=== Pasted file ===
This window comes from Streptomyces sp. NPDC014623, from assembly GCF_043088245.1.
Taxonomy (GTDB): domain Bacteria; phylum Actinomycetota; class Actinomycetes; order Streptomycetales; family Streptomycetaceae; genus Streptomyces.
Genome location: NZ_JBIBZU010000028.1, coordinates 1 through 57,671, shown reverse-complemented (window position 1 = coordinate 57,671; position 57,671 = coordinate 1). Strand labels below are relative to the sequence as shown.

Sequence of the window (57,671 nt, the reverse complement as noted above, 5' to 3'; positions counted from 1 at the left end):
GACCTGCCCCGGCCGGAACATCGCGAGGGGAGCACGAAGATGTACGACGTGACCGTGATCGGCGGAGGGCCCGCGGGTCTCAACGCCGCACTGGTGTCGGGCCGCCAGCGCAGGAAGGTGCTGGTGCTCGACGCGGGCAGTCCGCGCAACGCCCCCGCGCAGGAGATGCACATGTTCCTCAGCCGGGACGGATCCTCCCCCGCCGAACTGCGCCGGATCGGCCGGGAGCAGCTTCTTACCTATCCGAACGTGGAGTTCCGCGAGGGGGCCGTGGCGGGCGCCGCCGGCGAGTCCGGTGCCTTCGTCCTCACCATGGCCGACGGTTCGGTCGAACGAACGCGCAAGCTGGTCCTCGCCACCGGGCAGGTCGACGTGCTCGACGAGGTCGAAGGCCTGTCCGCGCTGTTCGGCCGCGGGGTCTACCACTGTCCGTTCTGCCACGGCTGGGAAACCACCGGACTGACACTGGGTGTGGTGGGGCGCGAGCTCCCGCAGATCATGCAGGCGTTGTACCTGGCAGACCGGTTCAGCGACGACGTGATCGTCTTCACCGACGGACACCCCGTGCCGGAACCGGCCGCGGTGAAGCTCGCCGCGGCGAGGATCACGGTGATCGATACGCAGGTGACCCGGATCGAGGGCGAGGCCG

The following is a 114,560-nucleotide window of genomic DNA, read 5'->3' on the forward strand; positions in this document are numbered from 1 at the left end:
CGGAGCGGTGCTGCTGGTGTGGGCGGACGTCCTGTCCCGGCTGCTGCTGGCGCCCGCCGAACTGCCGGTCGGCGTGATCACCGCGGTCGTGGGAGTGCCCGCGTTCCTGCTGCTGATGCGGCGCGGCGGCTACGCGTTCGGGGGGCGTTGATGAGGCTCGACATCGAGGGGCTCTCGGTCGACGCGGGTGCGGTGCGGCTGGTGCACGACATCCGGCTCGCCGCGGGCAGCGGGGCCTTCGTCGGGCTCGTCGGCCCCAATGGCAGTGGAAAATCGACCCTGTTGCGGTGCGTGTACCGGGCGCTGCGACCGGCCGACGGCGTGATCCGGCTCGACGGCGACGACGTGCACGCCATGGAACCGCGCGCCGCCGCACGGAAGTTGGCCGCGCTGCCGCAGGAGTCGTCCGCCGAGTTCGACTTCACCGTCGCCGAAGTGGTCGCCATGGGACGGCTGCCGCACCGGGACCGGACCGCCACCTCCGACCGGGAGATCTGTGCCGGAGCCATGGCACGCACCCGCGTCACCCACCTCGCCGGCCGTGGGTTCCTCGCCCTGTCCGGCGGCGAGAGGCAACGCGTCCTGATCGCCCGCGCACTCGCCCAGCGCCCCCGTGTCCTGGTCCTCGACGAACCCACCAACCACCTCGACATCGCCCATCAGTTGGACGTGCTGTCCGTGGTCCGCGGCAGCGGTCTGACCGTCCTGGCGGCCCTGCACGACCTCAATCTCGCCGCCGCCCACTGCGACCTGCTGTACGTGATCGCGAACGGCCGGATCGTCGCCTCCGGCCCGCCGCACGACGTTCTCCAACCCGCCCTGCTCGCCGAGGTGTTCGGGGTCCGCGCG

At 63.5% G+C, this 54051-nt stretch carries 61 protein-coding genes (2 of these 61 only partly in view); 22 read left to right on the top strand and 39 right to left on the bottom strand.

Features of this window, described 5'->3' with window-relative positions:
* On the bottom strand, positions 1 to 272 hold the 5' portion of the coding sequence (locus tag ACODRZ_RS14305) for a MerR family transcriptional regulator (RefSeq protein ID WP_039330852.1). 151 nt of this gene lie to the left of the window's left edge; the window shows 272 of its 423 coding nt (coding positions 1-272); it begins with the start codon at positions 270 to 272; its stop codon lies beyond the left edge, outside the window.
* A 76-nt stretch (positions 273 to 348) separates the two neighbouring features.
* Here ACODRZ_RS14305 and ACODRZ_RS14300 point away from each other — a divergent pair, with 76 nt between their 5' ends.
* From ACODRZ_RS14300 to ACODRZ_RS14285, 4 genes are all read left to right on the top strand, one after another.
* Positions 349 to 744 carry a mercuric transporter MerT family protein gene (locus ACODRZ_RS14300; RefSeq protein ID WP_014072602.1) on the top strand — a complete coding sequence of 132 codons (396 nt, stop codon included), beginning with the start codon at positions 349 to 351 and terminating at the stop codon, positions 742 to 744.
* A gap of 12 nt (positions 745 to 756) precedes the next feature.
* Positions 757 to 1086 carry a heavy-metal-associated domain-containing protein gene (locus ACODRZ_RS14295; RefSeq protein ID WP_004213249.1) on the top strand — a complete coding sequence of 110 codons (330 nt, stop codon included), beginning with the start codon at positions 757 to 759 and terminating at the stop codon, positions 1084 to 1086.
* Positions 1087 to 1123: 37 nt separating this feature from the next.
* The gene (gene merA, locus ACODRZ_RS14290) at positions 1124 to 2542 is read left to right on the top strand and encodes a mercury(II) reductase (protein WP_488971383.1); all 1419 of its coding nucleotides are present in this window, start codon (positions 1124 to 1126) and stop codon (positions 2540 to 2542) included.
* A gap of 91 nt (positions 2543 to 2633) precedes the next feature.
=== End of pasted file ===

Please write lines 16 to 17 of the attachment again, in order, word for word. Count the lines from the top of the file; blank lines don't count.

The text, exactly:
* Positions 757 to 1086 carry a heavy-metal-associated domain-containing protein gene (locus ACODRZ_RS14295; RefSeq protein ID WP_004213249.1) on the top strand — a complete coding sequence of 110 codons (330 nt, stop codon included), beginning with the start codon at positions 757 to 759 and terminating at the stop codon, positions 1084 to 1086.
* Positions 1087 to 1123: 37 nt separating this feature from the next.